Predicting financial distress – the debt to income ratio

The FCA is considering whether changes are required to the creditworthiness and affordability rules in the Consumer Credit Sourcebook (CONC).

On 3 August 2016 the FCA published an Occasional Paper for discussion purposes entitled 'Can we predict which consumer credit users will suffer financial distress?'

Estimating the volume of financial distress

Financial distress occurs when people face difficulties (financial and non-financial) repaying their debts. This may be assessed objectively and subjectively.

The research found that 26% of people in Great Britain hold outstanding debt on a consumer credit product. 2% of those people could be objectively classed as being in financial distress because they are two or more payments in arrears on one product.

By contrast, the research found that 34% of people with outstanding consumer credit debt regarded keeping up with their repayments to be somewhat of a burden.

When these subjective and objective measures were combined, the research found that 17% of people with outstanding consumer credit debt (approximately 2.2 million) were in moderate or severe financial distress.

The research showed that those in financial distress tend to be younger, with lower income, less likely to be employed and have higher a debt-to-income ratio than people who have consumer credit debt but are not in financial distress.

Predictors of financial distress

The research then considers whether financial distress may be predicted for individuals with certain characteristics. The predictors used are:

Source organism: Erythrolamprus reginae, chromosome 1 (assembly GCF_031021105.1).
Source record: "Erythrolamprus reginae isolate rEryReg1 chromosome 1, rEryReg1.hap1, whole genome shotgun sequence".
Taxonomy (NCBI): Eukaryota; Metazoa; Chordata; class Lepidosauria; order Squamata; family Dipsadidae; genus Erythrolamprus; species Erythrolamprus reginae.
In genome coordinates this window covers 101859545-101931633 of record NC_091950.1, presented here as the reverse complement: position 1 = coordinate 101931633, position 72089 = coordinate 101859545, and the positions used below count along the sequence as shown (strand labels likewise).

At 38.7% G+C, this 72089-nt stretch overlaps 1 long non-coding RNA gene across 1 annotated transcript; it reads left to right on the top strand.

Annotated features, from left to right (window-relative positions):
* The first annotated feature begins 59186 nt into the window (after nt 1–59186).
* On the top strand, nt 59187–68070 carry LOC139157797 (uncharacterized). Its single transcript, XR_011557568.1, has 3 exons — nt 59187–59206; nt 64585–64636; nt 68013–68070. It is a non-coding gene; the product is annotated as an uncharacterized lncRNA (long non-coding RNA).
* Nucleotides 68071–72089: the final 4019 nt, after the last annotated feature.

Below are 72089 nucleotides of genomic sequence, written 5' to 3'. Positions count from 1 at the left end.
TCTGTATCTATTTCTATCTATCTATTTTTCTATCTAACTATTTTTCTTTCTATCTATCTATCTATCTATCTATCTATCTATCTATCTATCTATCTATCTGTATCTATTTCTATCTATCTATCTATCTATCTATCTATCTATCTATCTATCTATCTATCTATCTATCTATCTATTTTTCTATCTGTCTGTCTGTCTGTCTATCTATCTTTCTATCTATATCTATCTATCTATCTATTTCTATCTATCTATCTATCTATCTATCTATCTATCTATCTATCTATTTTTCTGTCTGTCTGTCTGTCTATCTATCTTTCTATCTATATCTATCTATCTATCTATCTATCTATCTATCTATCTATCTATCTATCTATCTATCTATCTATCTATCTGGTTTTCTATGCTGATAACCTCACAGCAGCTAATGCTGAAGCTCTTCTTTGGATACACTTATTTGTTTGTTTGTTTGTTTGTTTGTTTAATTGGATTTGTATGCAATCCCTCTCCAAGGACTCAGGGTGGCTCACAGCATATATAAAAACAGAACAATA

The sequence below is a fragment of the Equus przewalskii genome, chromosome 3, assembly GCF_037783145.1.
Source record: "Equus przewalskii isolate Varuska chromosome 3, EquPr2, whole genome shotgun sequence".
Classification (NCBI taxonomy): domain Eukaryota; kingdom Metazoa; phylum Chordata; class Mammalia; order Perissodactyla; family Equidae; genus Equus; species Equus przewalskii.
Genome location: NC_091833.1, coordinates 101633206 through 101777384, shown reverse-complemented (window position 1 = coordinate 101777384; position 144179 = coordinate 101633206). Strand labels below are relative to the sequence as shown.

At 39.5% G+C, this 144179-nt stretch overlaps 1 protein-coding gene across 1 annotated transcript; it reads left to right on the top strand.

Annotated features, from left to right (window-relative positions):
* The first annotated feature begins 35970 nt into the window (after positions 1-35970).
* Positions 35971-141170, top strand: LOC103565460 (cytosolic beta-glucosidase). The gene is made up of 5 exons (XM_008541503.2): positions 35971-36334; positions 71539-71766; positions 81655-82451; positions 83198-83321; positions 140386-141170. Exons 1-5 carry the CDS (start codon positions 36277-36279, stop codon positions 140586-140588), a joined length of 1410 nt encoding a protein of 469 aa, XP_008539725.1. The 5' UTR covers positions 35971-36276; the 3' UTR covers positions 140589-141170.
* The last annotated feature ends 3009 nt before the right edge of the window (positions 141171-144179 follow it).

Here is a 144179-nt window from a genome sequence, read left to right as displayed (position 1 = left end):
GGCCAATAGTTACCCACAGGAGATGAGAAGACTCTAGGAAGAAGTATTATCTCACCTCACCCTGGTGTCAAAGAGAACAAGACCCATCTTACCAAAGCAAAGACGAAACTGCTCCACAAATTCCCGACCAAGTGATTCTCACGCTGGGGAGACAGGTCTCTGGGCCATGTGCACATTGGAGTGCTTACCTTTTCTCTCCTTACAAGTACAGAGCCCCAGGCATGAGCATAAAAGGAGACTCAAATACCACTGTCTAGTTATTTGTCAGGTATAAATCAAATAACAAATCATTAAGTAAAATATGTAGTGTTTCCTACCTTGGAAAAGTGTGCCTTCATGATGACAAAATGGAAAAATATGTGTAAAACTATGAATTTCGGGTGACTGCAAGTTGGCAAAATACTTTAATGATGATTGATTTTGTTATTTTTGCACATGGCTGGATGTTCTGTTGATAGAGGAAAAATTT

•               the number of consumer credit products held

•               the total value of outstanding consumer credit debt

•               the level of individual and household income

•               debt-to-income ratio

The research finds that debt-to-income ratios may be a strong predictor of future financial distress whereas other predictors do not improve the ability to predict financial distress.

Additionally, the research identifies a correlation between debt-to-income ratio and type of consumer credit product at predicting financial distress. Borrowers with debts largely composed of high cost short term products are at a greater risk of experiencing financial distress than lower cost products.

The paper concludes that, while it is not possible to determine which individuals will suffer financial distress, firms could consider whether cohorts with certain characteristics are particularly vulnerable to financial distress and so whether lending to those cohorts may be predictably unaffordable. As a result, the paper suggests that firms' affordability policies should be tailored to particular products and to applicants' circumstances, especially their debt-to-income ratio.

See the Occasional Paper here.


Under CONC, firms are required to carry out a creditworthiness and affordability assessment before lending to customers. In performing this assessment firms should already consider whether customers will be able to meet their repayments in a "sustainable" manner.

We will have to see whether the FCA considers further changes are required in light of this paper.

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